I think that opportunists with those abilities went to work for Wall Street. Some people call them quants. I suspect it's much more lucrative than any crumb gathering around academia.

Math shadow scholars probably don't pay well. Most of my math courses had a large fraction of the grade based on an in class test, not homework.

You know, maybe after I finish my Ph. D. in maths, I can go on to become the "Shadow Scholar" for online math courses.


That actually kind of sounds like fun.

Something tells me you'd manage to sell about one problem set per assignment.

Live by the sword, die by the sword :-)

Why is there such a large focus on writing long essays in US education?

When I went to "high school" in Sweden, I can't ever remembering having to write an essay as homework in any subject. Some tests in some subjects could have essay answers, but that would basically amount to writing half a page or so about something specific. Of course we did have essay writing as part of the Swedish subject, but actually writing them was always done in school, as an exam, i.e. sit down for three hours and write. And the grading of our essays were never on length, it was always on grammar, spelling, style, form and coherency.

University was largely the same. Granted, being a CS major you're expected to write a lot more code than essays. I took a few courses that had essays as part of the requirements such as technical writing and history of technology, but those were outliers, and not the norm. I mean, my Master's thesis was "only" 45 pages, and again, the professor was a lot more interested in it being coherent, correct, and actually saying something, rather than being long.

So what's the point of long essays in every subject? To me, it seems like that will just make students write a lot of voluminous bullshit without ensuring that they actually learn what they write about?

I was a double major in Communications and American Studies in my first go-around at an undergrad degree. It's not so much the fact that essays are necessarily the problem, but the expectation of length as the ultimate point of the exercise--from professors and students--that causes confusion.

As a writer, I hate filling prose with word soup just to fill space, but early in college I often ended up writing in 15 words what could be said in 5. By my junior year, I stopped caring about meeting the length requirements and focused on solid research and arguments in my papers.

Most profs didn't seem to dock me for it when I showed competence in the subject matter. Those that did were reasonable after speaking with them about it.

But, that's the difference between me and the people that hire ghostwriters. I made it clear to my teachers I was there to learn and grow, regardless of many of the arbitrary milestones and requirements. I was there for the journey. People who enter university simply to pass through a series of checkpoints on their way to an end goal focus entirely on the end goal of getting a degree (and presumably shortly thereafter, a job) rather than getting an education.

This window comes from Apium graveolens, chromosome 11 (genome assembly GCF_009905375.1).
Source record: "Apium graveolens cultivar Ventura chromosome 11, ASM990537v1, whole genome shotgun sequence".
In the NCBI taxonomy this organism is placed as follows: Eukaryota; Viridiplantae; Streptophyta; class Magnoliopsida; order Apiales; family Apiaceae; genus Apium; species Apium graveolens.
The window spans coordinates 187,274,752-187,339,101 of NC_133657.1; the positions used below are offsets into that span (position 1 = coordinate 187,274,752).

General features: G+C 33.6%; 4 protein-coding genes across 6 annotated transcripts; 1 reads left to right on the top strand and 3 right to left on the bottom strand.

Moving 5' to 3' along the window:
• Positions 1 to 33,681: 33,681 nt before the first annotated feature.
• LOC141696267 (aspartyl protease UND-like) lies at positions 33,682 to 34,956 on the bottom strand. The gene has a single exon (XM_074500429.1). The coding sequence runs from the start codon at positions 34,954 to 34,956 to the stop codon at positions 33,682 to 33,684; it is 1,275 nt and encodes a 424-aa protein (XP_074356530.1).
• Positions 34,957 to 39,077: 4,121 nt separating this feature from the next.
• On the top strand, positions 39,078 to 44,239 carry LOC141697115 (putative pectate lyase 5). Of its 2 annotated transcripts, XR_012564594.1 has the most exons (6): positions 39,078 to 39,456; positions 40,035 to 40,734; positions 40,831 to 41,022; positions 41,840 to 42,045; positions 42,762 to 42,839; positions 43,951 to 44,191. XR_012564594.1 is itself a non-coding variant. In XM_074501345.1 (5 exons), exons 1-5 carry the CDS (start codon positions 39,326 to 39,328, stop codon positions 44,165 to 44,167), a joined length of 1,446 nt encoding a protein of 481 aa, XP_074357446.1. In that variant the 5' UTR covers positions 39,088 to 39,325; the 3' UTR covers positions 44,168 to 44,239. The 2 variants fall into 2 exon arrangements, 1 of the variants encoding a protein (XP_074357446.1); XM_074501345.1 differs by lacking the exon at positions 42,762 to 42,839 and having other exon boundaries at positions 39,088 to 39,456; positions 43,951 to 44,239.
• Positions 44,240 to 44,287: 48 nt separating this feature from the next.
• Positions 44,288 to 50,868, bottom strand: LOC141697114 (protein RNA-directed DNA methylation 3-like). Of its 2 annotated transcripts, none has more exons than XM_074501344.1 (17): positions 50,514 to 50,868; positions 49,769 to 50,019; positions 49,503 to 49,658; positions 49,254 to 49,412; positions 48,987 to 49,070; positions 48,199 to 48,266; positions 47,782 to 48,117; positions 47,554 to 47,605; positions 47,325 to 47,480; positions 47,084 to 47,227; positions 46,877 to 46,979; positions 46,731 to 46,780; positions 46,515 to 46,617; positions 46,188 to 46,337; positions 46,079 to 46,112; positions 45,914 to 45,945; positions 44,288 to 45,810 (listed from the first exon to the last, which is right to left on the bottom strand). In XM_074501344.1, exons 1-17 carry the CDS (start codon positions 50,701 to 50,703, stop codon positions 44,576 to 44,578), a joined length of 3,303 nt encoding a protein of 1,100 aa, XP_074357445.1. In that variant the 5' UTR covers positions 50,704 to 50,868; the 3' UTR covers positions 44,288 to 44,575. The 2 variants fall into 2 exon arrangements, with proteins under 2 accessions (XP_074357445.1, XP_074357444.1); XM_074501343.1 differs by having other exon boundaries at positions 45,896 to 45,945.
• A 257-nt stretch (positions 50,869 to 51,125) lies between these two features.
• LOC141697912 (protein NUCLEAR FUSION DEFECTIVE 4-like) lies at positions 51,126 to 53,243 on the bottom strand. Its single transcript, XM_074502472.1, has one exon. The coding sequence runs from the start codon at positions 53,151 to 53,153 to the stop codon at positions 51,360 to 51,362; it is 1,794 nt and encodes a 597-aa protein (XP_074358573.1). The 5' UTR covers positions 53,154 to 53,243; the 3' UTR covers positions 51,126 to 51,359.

In one of the first writing classes I took in college, the professor said on the first day "You have just spent your high school years finding ways to add words and fill more pages. In this class, you will learn to take them out."

The length of every assignment was exactly 1 page.

In my experience, the number of words you write can be a reasonable proxy for the depth and intricacy of the argument. Granted, I also attend one of the best (if not the best) undergrad universities in the US, so this may only be true for a small subset of the college population.

Probably the most crucial factor in having a strong correlation between a high word count requirement and the depth of research needed to write that many words is having discerning grader who will penalize bullshit.

There are still some tricks you can play to make your paper look (slightly) longer--like not using contractions.

Most college classes don't require much writing, which is one reason most people write so poorly. If you want to become a good, or even reasonably competent, writer you need to practice. That is one thing that all of the books on self-education emphasize - get practice writing, especially write lots of short papers.

To a very limited extent, schools have tried to protect themselves from such cheating by requiring students (or prospective students) to compose writing samples under controlled conditions.

The Law School Admission Test (LSAT), for instance, requires students to write an essay. The essay is not scored; rather, it is forwarded to the schools to which the student has applied. The schools then compare the LSAT essay to the personal statement submitted with the student's application. A gross disparity between the quality of writing seen on the LSAT essay and that on the personal statement presumably raises suspicions that the personal statement was ghostwritten.

Perhaps such measures should be implemented more widely.

While this is an interesting way of comparing, I'd be slightly worried if I were applying to law school. Given that you have a limited amount of time to write your LSAT essay, and an essentially unlimited amount of time to write and polish your personal statement (plus have professors, friends and family look over it), I could see there being a large but legitimate gap between the two.

Perhaps it's not as great as I think though.

There are style markers (the writer's voice) that are in the paper no matter how it is edited. This is how critics and editors can tell when a book is written by the real author and when it is ghostwritten. The only way it's possible to avoid this is to digest a lot of material by the original author so you learn to become that voice.

This is also prevalent in song lyrics. You can hear when a rapper, for example, is using their own material rather than a ghostwriters. The flow and definition will be really different.